What Happens When Muslims Believe in Christ
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In his letter to his protégé, Timothy, Paul says, "I have fought the good fight." In Arabic, those last three words are translated jihad. In Secret Believers, readers are introduced to Brother Andrew's protégé in the Muslim world, Butros. In this riveting true story of the Middle Eastern Church struggling to come to grips with hostile governments, terrorist acts, and an influx of Muslims coming to Christ, readers will meet a group of men and women they never knew existed. The names and places have been changed to protect the real people in the real places. But the stories are true.
In his most incredible and eye-opening book to date, Brother Andrew invites you to meet:
• Ahmed, a young Muslim terrified by nightmares until he is introduced to Isa (Jesus)
• Mustafa, a former leader in a fundamentalist Muslim movement that persecuted Christians
• Salima, a privileged young Muslim woman who is held captive by her family when they find a Bible in her possession
• Abuna, a priest faced with an aging congregation and constant threats to his beloved church
• and many more.
Secret Believers not only gives readers a glimpse of the lives of these courageous believers, it also proposes four practical initiatives for Christians in the West to help these persecuted brothers and sisters. It calls us to join this new kind of jihad, leaving vengeance behind in favor of forgiveness, radical love, and unyielding prayer.
"Brother Andrew and Al Janssen reveal the amazing stories of those who witness the love of One they once refused and passionately searched until they found Him, even in the face of great opposition. Theirs is a testament to meekness, grace, and triumph, and a call to every follower of Christ to mirror their example."--Ravi Zacharias, author and speaker
"Secret Believers is a book that will grab you like no other. In novel form, the first part of the book unfolds the story of men and women coming to Christ in the Muslim world and the price they pay for their walk with God. Along the way, the reader will receive, in story form, the essence of the Islamic faith, a picture of the suffering of the Christian church in Muslim lands and the role that western Christians can and do play in this powerful drama. Part II, including the testimony of men who stayed in their Muslim countries, similarly, will grip the reader with the call of Jesus to enter into lifelong spiritual battle for the soul of their own churches and sould of the West itself, as well as for the souls of millions of Muslims. This is a must read for all Christians in the West. If the message of this book is not heeded, we Christians may live to see the demise of Christianity in the West."--Don McCurry, president, Ministries to Muslims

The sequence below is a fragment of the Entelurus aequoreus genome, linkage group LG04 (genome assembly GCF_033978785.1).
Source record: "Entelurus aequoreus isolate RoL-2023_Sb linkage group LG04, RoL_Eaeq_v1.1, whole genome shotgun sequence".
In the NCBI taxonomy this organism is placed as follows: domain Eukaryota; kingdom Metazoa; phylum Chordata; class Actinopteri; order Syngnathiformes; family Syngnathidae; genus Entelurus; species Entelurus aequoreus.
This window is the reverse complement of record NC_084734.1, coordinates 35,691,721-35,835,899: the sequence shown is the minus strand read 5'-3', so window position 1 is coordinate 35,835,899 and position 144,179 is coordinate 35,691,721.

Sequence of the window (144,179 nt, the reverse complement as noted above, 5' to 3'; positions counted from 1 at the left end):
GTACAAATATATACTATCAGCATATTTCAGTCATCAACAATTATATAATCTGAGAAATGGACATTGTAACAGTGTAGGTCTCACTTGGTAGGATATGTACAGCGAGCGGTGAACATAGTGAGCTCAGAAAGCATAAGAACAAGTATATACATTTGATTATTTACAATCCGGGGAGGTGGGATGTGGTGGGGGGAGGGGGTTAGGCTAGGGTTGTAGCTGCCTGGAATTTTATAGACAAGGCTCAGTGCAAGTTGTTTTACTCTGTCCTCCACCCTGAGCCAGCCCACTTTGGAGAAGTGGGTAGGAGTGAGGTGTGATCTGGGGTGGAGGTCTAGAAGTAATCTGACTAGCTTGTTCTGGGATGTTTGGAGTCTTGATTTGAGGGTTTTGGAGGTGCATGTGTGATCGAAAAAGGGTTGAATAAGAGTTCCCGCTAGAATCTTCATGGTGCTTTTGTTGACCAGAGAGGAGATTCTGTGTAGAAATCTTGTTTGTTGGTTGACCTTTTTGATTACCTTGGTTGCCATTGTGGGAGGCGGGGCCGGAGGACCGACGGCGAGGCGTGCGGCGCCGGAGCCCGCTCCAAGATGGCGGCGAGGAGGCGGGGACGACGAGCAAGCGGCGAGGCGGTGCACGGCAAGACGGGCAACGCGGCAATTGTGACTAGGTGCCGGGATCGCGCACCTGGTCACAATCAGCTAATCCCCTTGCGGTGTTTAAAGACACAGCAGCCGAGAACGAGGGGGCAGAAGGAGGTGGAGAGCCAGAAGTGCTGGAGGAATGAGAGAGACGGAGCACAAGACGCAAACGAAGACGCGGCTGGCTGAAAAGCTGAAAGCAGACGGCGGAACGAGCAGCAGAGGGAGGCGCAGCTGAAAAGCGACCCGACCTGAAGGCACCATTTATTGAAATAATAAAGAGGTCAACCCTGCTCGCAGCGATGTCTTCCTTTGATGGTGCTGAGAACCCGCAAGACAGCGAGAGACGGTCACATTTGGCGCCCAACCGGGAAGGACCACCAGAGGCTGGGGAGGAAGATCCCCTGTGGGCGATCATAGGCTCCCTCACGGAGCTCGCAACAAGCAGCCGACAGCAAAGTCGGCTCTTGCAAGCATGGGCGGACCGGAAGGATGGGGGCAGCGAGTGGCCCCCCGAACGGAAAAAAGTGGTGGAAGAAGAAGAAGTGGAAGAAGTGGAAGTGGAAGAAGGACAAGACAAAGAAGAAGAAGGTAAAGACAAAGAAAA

EXCERPT FROM CATALOG
At a fruit stand across from the church Ahmed parked his bike. Uncertainty welled up inside him. What if someone recognized him? How would he explain this behavior to his father? He looked around him but didn't recognize anyone. He walked down the street, crossed over, and headed back towards the church. He would quickly dash up the steps and sit in the very back.
But the priest saw him coming, and a look of concern came over his face. "I know you," Father Alexander said, cutting off the boy's approach to the church. "From the school, right?" Ahmed nodded. "What a surprise to see you. What brings you to St. Mark's Church?" "I just want to visit. I promise I'll be no problem." Father Alexander gave a nervous laugh and said, "No, that's not a good idea. You just turn around and go back home! This place is for Christians. If you want to worship God, go to the mosque." The words stunned the boy. It hadn't occurred to him that the church wouldn't welcome him. Haltingly he tried to explain: "I just want to find out what you believe." "I'm sorry. This is not the time or place." The priest's voice became severe. Clearly he would not let Ahmed into the building. "Then can I at least borrow the Injil?" "Why do you want the Injil? You have your Quran. Now go! The service is about to start, and you should not be seen here." Ahmed started to protest then noticed that several of the parishioners had stopped to stare at the strange scene. He'd lost any chance to slip quietly into the church. If he lingered any longer someone might report this to his father. He turned and quickly dashed across the street to his bike.